The Bible is honest about life in this fallen world. This honesty is a sign of God's love. He's the wise and gentle father preparing his child for that walk through a tough neighborhood on the first day of school. He's the faithful friend praying with you before you face an unusual challenge. He's the caring physician informing you of what to expect from the disease he's just diagnosed.
A primary goal of all this diagnosis, description, warning, comfort, and counsel is to call us to certain ways of living. Why would you need to be "completely humble and gentle; be patient, bearing with one another in love," (Ephesians 4:2) if you were not living in a community of flawed people where this kind of character is essential? Relationships in a fallen world are hard. Ministry to flawed people is fraught with difficulty. Character is needed because the world is broken.
In being honest, the Bible welcomes you to be honest as well. In its refusal to minimize, diminish, or deny the harsh realities of this broken-down house, the Bible calls us to face the facts as well. Things are not okay around us or inside us. The brokenness presses in on every side. What should we do with all this? Let me suggest five ways to pursue the character qualities to which God calls us, and in that way prepare ourselves to participate more effectively in the great task of restoration.
1. Determine to be honest.
Do not permit yourself to give way to location amnesia. Look the real world squarely in the face. Locate those places in your life where things are not the way they were meant to be and determine, by God's help, to be a reconciler and a restorer.
2. Let yourself mourn.
If we are honest and look the world in the face, we will be sad at what we see. Jesus said, "Blessed are those who mourn, for they will be comforted" (Matthew 5:4). The condition of the world we live in should make us weep.
3. Fight to be dissatisfied.
I agree with C.S. Lewis that one of the big problems for Christians is not that we are dissatisfied, but that we are far too easily satisfied. We can become so content with the material sights, smells, sounds, and tastes of the physical world that we lose perspective. But if we're honest, if we mourn to see the broken world around us limping its way into hell, it will make us sick inside.
4. Be glad.
You and I also must fight to not lose our joy and awe. Even as we fully acknowledge this broken world, we must lift our eyes to a greater truth. The Sovereign Creator God has become our Savior, and through him we are the beloved adopted children of God the Father. We must require ourselves to celebrate this every day, for all of this is the result of his grace. We must remind ourselves that Emmanuel is with us wherever we are, and in the middle of whatever we are facing.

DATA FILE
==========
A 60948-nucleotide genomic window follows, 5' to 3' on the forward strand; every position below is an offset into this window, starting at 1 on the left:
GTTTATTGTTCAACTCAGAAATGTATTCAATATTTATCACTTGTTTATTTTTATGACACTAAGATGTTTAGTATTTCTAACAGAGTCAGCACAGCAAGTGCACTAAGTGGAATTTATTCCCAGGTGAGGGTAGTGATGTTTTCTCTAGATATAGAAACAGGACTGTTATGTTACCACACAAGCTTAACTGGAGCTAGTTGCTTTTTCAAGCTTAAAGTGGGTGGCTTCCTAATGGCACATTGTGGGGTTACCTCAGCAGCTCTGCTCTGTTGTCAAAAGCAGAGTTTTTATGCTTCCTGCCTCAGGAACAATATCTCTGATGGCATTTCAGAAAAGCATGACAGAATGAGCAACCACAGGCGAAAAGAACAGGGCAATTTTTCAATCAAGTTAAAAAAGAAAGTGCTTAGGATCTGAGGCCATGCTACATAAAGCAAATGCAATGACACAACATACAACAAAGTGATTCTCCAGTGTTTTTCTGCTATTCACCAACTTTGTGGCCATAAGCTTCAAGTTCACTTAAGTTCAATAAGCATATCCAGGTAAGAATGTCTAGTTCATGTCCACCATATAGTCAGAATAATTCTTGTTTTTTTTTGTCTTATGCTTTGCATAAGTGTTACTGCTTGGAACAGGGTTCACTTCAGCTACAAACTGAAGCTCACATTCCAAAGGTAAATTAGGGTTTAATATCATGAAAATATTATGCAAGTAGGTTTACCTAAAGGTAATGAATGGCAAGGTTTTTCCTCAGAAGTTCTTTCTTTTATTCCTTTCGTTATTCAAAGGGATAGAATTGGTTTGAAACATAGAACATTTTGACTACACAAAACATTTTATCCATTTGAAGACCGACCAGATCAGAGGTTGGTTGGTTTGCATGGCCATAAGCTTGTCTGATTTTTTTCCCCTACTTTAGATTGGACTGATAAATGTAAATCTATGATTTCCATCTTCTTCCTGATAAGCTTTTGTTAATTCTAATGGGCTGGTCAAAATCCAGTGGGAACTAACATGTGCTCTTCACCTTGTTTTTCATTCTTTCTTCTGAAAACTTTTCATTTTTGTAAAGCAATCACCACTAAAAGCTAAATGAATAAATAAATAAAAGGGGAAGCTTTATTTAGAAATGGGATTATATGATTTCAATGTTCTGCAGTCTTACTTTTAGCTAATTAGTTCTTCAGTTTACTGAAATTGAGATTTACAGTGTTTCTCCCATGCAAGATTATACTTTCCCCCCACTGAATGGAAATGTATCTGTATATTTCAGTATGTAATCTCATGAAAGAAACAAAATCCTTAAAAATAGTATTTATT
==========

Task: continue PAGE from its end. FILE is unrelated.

5. Live with anticipation.
We must recall again and again that this broken home is not our permanent address. By an extraordinary act of God's grace, all his blood-bought children are guaranteed to be part of a much better neighborhood. Someday we will all live in the New Jerusalem on a street called Shalom, where brokenness will be no more.
Last week your boss gave you your walking papers, or your teenager rebelled to your face, or you were diagnosed with a disease, or a tree fell on your garage, or your best friend gossiped about something you said in confidence, or your aging body ached, or your church disappointed you again, or you pulled your back out, or your vacation proved to be more work than retreat, or you found out that your exorbitant city taxes are being misused by a politically hungry elected thief, or you learned that someone stole your identity, or you felt drawn to something you knew was wrong.
Last week you encountered the world as it really is: broken. How did you do? Did you long for a better world? Did you seek and celebrate the grace that is yours until that better world is your final home?
Paul Tripp is the president of Paul Tripp Ministries, a nonprofit organization whose mission statement is "Connecting the transforming power of Jesus Christ to everyday life." Tripp is also professor of pastoral life and care at Redeemer Seminary in Dallas, Texas, and executive director of the Center for Pastoral Life and Care in Fort Worth, Texas. Tripp has written many books on Christian living that are read and distributed internationally. He has been married for many years to Luella, and they have four grown children.